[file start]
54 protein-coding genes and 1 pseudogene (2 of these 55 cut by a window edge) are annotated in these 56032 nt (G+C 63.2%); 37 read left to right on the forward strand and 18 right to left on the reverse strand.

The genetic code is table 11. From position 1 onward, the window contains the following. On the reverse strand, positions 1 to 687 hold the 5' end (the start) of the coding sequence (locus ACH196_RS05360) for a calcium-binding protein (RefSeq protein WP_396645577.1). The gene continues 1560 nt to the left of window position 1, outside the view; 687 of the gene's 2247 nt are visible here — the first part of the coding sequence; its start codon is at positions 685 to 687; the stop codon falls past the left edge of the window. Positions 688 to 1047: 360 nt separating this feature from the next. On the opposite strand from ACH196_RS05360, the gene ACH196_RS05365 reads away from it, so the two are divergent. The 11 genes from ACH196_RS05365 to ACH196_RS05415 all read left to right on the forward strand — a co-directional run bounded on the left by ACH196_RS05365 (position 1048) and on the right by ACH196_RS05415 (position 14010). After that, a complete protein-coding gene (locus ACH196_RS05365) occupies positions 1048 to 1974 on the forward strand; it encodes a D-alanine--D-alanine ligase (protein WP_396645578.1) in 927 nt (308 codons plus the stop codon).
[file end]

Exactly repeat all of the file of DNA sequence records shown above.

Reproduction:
54 protein-coding genes and 1 pseudogene (2 of these 55 cut by a window edge) are annotated in these 56032 nt (G+C 63.2%); 37 read left to right on the forward strand and 18 right to left on the reverse strand.

The genetic code is table 11. From position 1 onward, the window contains the following. On the reverse strand, positions 1 to 687 hold the 5' end (the start) of the coding sequence (locus ACH196_RS05360) for a calcium-binding protein (RefSeq protein WP_396645577.1). The gene continues 1560 nt to the left of window position 1, outside the view; 687 of the gene's 2247 nt are visible here — the first part of the coding sequence; its start codon is at positions 685 to 687; the stop codon falls past the left edge of the window. Positions 688 to 1047: 360 nt separating this feature from the next. On the opposite strand from ACH196_RS05360, the gene ACH196_RS05365 reads away from it, so the two are divergent. The 11 genes from ACH196_RS05365 to ACH196_RS05415 all read left to right on the forward strand — a co-directional run bounded on the left by ACH196_RS05365 (position 1048) and on the right by ACH196_RS05415 (position 14010). After that, a complete protein-coding gene (locus ACH196_RS05365) occupies positions 1048 to 1974 on the forward strand; it encodes a D-alanine--D-alanine ligase (protein WP_396645578.1) in 927 nt (308 codons plus the stop codon).